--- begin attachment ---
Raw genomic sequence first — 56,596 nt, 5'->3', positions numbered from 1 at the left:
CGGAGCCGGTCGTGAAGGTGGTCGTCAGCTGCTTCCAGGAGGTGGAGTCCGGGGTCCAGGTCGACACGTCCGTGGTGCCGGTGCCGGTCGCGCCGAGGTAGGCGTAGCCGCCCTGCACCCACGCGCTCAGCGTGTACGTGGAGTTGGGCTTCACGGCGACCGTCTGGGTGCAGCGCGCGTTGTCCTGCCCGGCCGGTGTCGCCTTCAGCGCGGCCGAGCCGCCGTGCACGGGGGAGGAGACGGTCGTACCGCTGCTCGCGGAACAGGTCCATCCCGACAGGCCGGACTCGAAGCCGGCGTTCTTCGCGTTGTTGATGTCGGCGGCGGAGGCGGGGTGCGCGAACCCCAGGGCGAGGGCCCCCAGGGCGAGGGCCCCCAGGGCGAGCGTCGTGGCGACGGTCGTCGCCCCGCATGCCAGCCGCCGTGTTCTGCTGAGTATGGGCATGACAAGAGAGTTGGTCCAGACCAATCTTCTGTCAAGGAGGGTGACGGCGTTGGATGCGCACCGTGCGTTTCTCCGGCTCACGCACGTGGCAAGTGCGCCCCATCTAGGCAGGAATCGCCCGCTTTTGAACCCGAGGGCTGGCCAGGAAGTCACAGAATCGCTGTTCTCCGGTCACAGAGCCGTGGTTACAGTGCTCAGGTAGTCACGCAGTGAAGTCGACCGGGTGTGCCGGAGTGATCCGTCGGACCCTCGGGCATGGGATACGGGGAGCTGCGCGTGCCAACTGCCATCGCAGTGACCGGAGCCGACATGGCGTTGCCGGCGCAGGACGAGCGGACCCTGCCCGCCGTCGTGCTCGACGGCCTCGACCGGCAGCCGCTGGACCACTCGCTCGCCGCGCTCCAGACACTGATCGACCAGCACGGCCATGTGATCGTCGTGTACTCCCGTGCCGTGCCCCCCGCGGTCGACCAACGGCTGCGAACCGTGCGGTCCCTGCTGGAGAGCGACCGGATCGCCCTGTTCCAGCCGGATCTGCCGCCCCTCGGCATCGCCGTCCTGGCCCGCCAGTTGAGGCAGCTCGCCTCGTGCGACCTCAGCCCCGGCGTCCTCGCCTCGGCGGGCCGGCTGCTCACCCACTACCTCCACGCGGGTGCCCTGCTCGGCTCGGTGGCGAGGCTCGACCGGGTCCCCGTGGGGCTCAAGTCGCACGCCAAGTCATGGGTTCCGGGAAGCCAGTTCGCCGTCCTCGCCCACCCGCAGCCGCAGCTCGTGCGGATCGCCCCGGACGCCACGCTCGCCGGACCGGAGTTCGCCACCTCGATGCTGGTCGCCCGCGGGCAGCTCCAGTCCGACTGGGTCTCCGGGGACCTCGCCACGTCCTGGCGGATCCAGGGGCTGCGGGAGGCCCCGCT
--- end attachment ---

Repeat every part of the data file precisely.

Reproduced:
Raw genomic sequence first — 56,596 nt, 5'->3', positions numbered from 1 at the left:
CGGAGCCGGTCGTGAAGGTGGTCGTCAGCTGCTTCCAGGAGGTGGAGTCCGGGGTCCAGGTCGACACGTCCGTGGTGCCGGTGCCGGTCGCGCCGAGGTAGGCGTAGCCGCCCTGCACCCACGCGCTCAGCGTGTACGTGGAGTTGGGCTTCACGGCGACCGTCTGGGTGCAGCGCGCGTTGTCCTGCCCGGCCGGTGTCGCCTTCAGCGCGGCCGAGCCGCCGTGCACGGGGGAGGAGACGGTCGTACCGCTGCTCGCGGAACAGGTCCATCCCGACAGGCCGGACTCGAAGCCGGCGTTCTTCGCGTTGTTGATGTCGGCGGCGGAGGCGGGGTGCGCGAACCCCAGGGCGAGGGCCCCCAGGGCGAGGGCCCCCAGGGCGAGCGTCGTGGCGACGGTCGTCGCCCCGCATGCCAGCCGCCGTGTTCTGCTGAGTATGGGCATGACAAGAGAGTTGGTCCAGACCAATCTTCTGTCAAGGAGGGTGACGGCGTTGGATGCGCACCGTGCGTTTCTCCGGCTCACGCACGTGGCAAGTGCGCCCCATCTAGGCAGGAATCGCCCGCTTTTGAACCCGAGGGCTGGCCAGGAAGTCACAGAATCGCTGTTCTCCGGTCACAGAGCCGTGGTTACAGTGCTCAGGTAGTCACGCAGTGAAGTCGACCGGGTGTGCCGGAGTGATCCGTCGGACCCTCGGGCATGGGATACGGGGAGCTGCGCGTGCCAACTGCCATCGCAGTGACCGGAGCCGACATGGCGTTGCCGGCGCAGGACGAGCGGACCCTGCCCGCCGTCGTGCTCGACGGCCTCGACCGGCAGCCGCTGGACCACTCGCTCGCCGCGCTCCAGACACTGATCGACCAGCACGGCCATGTGATCGTCGTGTACTCCCGTGCCGTGCCCCCCGCGGTCGACCAACGGCTGCGAACCGTGCGGTCCCTGCTGGAGAGCGACCGGATCGCCCTGTTCCAGCCGGATCTGCCGCCCCTCGGCATCGCCGTCCTGGCCCGCCAGTTGAGGCAGCTCGCCTCGTGCGACCTCAGCCCCGGCGTCCTCGCCTCGGCGGGCCGGCTGCTCACCCACTACCTCCACGCGGGTGCCCTGCTCGGCTCGGTGGCGAGGCTCGACCGGGTCCCCGTGGGGCTCAAGTCGCACGCCAAGTCATGGGTTCCGGGAAGCCAGTTCGCCGTCCTCGCCCACCCGCAGCCGCAGCTCGTGCGGATCGCCCCGGACGCCACGCTCGCCGGACCGGAGTTCGCCACCTCGATGCTGGTCGCCCGCGGGCAGCTCCAGTCCGACTGGGTCTCCGGGGACCTCGCCACGTCCTGGCGGATCCAGGGGCTGCGGGAGGCCCCGCT